You hear a lot of talk about city economic development agencies emphasizing the importance of the creative industry, quality of life and the downtowns/main streets, but seldom do you see a program that backs that up as succinctly as Lille, France’s Maisons de Mode (Houses of Fashion).
Essentially, the City of Lille, understanding the economic multiplier of supporting the creative industry and vibrant downtown quality of life, invests in store construction, low rents and free publicity to support the city’s rising fashion entrepreneurs in targeted up and coming creative neighborhoods that are positioned as future garment districts. The city catalyzed the openings of 8 stores in 2007 on the Rue du Faubourg des Postes, and 16 in 2008 in Roubaix, along the Rue de l’EspÃ©rance and the Avenue Jean Lebas.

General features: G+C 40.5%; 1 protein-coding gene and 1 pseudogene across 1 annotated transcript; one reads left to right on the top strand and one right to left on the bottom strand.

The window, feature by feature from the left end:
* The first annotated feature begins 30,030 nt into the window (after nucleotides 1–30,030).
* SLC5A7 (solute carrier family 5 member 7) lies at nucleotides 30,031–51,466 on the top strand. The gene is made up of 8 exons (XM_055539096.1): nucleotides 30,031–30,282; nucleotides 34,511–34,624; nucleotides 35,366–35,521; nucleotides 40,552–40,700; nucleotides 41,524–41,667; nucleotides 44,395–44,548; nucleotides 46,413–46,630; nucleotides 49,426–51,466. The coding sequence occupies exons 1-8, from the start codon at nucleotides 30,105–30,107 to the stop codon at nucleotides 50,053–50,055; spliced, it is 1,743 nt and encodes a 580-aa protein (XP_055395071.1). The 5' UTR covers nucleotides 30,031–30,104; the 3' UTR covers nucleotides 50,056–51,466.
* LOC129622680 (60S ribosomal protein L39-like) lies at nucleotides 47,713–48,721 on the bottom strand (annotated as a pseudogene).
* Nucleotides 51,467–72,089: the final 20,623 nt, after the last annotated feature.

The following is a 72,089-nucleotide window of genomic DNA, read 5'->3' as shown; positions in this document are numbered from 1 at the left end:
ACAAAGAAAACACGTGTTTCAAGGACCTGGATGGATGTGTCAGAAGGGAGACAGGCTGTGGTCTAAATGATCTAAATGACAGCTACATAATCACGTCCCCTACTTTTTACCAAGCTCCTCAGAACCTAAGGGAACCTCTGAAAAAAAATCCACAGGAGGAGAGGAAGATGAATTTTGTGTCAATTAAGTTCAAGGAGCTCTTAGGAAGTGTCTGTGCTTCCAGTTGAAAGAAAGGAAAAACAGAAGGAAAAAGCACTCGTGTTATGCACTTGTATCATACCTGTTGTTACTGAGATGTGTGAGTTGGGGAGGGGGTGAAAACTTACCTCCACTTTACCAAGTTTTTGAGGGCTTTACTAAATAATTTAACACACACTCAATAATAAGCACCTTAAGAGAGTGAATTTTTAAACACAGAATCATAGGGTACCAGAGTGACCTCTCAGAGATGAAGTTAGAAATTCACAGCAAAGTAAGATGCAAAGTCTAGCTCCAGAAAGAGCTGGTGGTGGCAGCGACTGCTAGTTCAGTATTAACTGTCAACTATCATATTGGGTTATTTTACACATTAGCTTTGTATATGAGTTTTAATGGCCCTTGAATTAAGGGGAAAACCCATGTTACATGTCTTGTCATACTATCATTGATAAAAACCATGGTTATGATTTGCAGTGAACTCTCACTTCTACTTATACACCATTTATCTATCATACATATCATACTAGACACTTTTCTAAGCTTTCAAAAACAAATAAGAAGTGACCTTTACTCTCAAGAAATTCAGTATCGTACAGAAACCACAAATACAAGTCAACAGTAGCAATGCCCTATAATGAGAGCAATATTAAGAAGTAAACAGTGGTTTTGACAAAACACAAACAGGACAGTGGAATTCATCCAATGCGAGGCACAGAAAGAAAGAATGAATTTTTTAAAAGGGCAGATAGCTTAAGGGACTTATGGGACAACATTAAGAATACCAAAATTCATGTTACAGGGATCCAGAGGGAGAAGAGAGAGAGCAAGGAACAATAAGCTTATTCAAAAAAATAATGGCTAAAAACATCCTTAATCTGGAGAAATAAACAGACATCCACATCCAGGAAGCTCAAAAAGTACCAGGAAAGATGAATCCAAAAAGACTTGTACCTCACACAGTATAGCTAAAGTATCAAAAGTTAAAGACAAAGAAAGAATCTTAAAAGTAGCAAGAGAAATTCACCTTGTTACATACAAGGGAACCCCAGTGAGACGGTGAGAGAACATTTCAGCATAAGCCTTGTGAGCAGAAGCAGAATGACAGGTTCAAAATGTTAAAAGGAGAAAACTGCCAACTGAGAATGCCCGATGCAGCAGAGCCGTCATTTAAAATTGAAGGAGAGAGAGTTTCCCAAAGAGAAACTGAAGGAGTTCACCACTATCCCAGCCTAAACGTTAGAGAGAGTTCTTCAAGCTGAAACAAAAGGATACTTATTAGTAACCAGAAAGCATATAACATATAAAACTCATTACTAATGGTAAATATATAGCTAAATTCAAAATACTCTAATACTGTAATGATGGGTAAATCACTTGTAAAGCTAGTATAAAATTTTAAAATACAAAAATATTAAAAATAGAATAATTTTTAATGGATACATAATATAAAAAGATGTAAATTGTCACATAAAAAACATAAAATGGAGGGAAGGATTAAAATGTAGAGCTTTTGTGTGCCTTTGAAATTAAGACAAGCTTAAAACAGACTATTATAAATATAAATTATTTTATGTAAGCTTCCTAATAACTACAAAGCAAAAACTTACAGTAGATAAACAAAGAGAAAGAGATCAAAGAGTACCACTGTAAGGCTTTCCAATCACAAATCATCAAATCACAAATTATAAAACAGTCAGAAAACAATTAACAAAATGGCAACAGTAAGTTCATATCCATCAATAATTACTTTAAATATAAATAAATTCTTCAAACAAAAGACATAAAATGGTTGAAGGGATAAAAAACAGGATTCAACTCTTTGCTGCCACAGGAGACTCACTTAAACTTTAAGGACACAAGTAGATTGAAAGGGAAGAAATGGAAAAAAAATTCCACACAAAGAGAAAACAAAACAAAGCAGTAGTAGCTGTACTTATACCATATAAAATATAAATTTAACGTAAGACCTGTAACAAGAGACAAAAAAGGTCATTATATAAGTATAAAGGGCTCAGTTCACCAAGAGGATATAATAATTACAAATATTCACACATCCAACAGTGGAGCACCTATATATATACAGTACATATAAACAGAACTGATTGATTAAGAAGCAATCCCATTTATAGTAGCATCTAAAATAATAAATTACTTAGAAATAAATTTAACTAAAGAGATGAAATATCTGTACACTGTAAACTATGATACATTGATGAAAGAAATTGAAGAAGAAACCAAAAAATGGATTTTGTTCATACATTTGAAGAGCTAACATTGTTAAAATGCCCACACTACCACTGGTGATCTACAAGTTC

What isn’t entirely clear, but is the key ingredient to the program’s success, is determining, or rather, gatekeeping which fashion entrepreneurs are not only going to succeed financially, but add to the creative vibrancy of the neighborhood. This is something cities are averse to doing, and explains why many of these programs failed in the past. However, it’s also how Italy got their Renaissance.
Read more about the individual stores in In Lille, urban renewal with a boho-chic twist from the International Herald Tribune of the New York Times.
Thanks to Brian Corrigan for the reference!